Tuesday, 17 September 2013

Are POPLA's days numbered?

In the executive Board Meeting of the BPA which took place on May 23rd, it became apparent that the BPA were not happy with the performance of POPLA with regard to the backlog of cases:
Patrick Troy, Chief Executive of the BPA Ltd, confirmed that an 18 month break clause has been put into the contract with London Councils in view of the performance issues.
POPLA's days may therefore be numbered. Costs are already more than expected and this will only get worse now that more assessors have been employed.

As well as performance, the AOS members are also unhappy that the assessors are sometimes correctly applying the law. Apparently, the operators believe they are more qualified to judge legal matters than law graduates under the supervision of a barrister with many years experience of parking.
Ashley Bijster, managing director of Imperial Civil Enforcement Limited stated that the feedback she has received from operators following the last AOS Board meeting was that they are very unhappy with the service provided and have negative perceptions which are impacting on the BPA, and that some of the decisions are being made by people apparently without sufficient knowledge of the relevant law.
Although POPLA have shown a large bias towards parking companies, this is apparently not enough for the AOS members. One wonders who they will get to replace POPLA?

Happy Parking

The Parking Prankster


  1. It seems to me that the days of using POPLA or any other 'Industry' appeal board are numbered. Popla has lost any appearance of impartiality. Moving Goalposts, Only considers selective parts of a submission, glossing over inconvenient evidence. I guess it will have to be done to be included in any subsequent Court case.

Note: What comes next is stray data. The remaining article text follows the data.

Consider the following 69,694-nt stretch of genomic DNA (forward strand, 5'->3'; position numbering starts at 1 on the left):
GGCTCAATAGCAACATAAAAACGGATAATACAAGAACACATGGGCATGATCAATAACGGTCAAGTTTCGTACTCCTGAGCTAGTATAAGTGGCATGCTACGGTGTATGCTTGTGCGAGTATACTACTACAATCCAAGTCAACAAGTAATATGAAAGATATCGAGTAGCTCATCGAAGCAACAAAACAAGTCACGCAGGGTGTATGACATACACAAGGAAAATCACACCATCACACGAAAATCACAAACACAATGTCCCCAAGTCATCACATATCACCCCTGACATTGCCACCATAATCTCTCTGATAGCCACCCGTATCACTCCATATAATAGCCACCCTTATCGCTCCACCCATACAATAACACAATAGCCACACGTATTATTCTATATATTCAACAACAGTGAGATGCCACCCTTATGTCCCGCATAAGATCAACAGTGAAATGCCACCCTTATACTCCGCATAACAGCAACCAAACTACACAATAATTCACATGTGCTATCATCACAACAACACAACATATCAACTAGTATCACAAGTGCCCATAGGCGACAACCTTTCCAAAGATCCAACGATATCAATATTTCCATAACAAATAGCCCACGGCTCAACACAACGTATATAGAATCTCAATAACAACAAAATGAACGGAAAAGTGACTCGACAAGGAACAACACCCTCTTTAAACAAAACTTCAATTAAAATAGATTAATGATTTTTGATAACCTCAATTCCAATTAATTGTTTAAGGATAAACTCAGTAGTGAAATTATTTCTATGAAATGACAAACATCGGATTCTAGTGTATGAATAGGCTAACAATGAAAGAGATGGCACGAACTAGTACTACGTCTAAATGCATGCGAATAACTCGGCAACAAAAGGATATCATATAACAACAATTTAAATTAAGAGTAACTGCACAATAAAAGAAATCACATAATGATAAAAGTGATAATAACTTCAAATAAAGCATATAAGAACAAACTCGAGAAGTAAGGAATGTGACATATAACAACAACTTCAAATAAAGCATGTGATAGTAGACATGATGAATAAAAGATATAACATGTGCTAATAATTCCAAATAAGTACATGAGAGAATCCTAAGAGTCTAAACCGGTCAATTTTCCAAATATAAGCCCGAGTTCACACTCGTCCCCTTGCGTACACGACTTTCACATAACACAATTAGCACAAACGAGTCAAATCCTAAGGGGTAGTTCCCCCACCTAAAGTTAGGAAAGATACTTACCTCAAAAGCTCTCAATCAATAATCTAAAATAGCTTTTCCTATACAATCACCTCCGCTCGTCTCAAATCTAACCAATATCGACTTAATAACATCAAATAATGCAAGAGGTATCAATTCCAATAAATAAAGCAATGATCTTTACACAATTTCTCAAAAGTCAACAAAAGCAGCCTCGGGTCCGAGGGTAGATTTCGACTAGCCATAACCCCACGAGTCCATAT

Parking Companies are being ever more creative in coming up with ways to defraud drivers. reducing permitted time, not allowing customers to leave the car park, what next, 'stepping on cracks in the pavement?' Soon time to campaign to get the whole lot outlawed.
    stu k

  2. PPC expected PoPLA to under pin their fleecing of motorists.

    Obviously it was never expected that things like "the law" were expected to go in the way of the scam.

  3. Funny coincidence - the July meeting minutes have just popped up over at pepipoo and there is talk that the contract with London Councils was nearly terminated...


  4. Can't the POPLA law students take a leaf out of standard CEO training?

    You know, strict performance targets and off-the-record "advice" about how to hit them? Don't worry about the actual law, you're just doing your job, it's tough all over. Anyway, the motorist can always appeal...

  5. The problem for The PPC's Colin is that the scam has been uncovered along time ago. Motorists are asking the basic questions around law. If PPC's were right in law, then everytime they would counter with basic law principals.

    Instead, they try to use smoke, mirrors and bullying tactics, as they basically are legally wrong.

    They don't respond to the questions being asked because they can't.